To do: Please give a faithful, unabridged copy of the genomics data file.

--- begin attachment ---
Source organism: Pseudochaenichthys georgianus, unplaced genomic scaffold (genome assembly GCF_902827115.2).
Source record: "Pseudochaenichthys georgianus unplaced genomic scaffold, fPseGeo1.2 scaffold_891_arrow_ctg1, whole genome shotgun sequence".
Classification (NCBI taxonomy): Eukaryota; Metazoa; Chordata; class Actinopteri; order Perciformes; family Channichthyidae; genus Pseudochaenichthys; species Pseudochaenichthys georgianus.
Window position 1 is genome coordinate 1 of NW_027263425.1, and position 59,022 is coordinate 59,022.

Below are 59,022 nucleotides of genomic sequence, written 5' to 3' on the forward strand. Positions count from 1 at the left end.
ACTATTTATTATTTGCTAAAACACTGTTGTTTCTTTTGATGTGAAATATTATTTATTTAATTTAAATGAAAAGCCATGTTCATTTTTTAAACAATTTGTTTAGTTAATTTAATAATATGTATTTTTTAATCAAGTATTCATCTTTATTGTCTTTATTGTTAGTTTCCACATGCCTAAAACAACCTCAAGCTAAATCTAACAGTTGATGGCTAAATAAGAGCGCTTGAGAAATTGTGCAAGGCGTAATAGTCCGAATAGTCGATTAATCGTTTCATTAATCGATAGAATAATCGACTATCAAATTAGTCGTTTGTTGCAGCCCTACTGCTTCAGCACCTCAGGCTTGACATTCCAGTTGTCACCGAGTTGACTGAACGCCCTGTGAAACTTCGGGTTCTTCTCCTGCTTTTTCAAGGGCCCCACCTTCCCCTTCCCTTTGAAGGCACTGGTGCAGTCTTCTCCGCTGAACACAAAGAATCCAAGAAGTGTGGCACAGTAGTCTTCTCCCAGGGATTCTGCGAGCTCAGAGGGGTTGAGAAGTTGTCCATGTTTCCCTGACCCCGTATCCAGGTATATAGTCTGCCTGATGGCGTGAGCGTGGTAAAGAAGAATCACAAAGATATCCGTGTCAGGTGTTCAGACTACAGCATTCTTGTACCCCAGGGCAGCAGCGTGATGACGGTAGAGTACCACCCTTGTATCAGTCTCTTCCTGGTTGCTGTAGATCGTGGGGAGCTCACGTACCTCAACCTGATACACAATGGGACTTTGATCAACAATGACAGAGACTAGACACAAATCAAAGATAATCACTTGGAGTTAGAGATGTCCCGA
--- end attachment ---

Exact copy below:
Source organism: Pseudochaenichthys georgianus, unplaced genomic scaffold (genome assembly GCF_902827115.2).
Source record: "Pseudochaenichthys georgianus unplaced genomic scaffold, fPseGeo1.2 scaffold_891_arrow_ctg1, whole genome shotgun sequence".
Classification (NCBI taxonomy): Eukaryota; Metazoa; Chordata; class Actinopteri; order Perciformes; family Channichthyidae; genus Pseudochaenichthys; species Pseudochaenichthys georgianus.
Window position 1 is genome coordinate 1 of NW_027263425.1, and position 59,022 is coordinate 59,022.

Below are 59,022 nucleotides of genomic sequence, written 5' to 3' on the forward strand. Positions count from 1 at the left end.
ACTATTTATTATTTGCTAAAACACTGTTGTTTCTTTTGATGTGAAATATTATTTATTTAATTTAAATGAAAAGCCATGTTCATTTTTTAAACAATTTGTTTAGTTAATTTAATAATATGTATTTTTTAATCAAGTATTCATCTTTATTGTCTTTATTGTTAGTTTCCACATGCCTAAAACAACCTCAAGCTAAATCTAACAGTTGATGGCTAAATAAGAGCGCTTGAGAAATTGTGCAAGGCGTAATAGTCCGAATAGTCGATTAATCGTTTCATTAATCGATAGAATAATCGACTATCAAATTAGTCGTTTGTTGCAGCCCTACTGCTTCAGCACCTCAGGCTTGACATTCCAGTTGTCACCGAGTTGACTGAACGCCCTGTGAAACTTCGGGTTCTTCTCCTGCTTTTTCAAGGGCCCCACCTTCCCCTTCCCTTTGAAGGCACTGGTGCAGTCTTCTCCGCTGAACACAAAGAATCCAAGAAGTGTGGCACAGTAGTCTTCTCCCAGGGATTCTGCGAGCTCAGAGGGGTTGAGAAGTTGTCCATGTTTCCCTGACCCCGTATCCAGGTATATAGTCTGCCTGATGGCGTGAGCGTGGTAAAGAAGAATCACAAAGATATCCGTGTCAGGTGTTCAGACTACAGCATTCTTGTACCCCAGGGCAGCAGCGTGATGACGGTAGAGTACCACCCTTGTATCAGTCTCTTCCTGGTTGCTGTAGATCGTGGGGAGCTCACGTACCTCAACCTGATACACAATGGGACTTTGATCAACAATGACAGAGACTAGACACAAATCAAAGATAATCACTTGGAGTTAGAGATGTCCCGA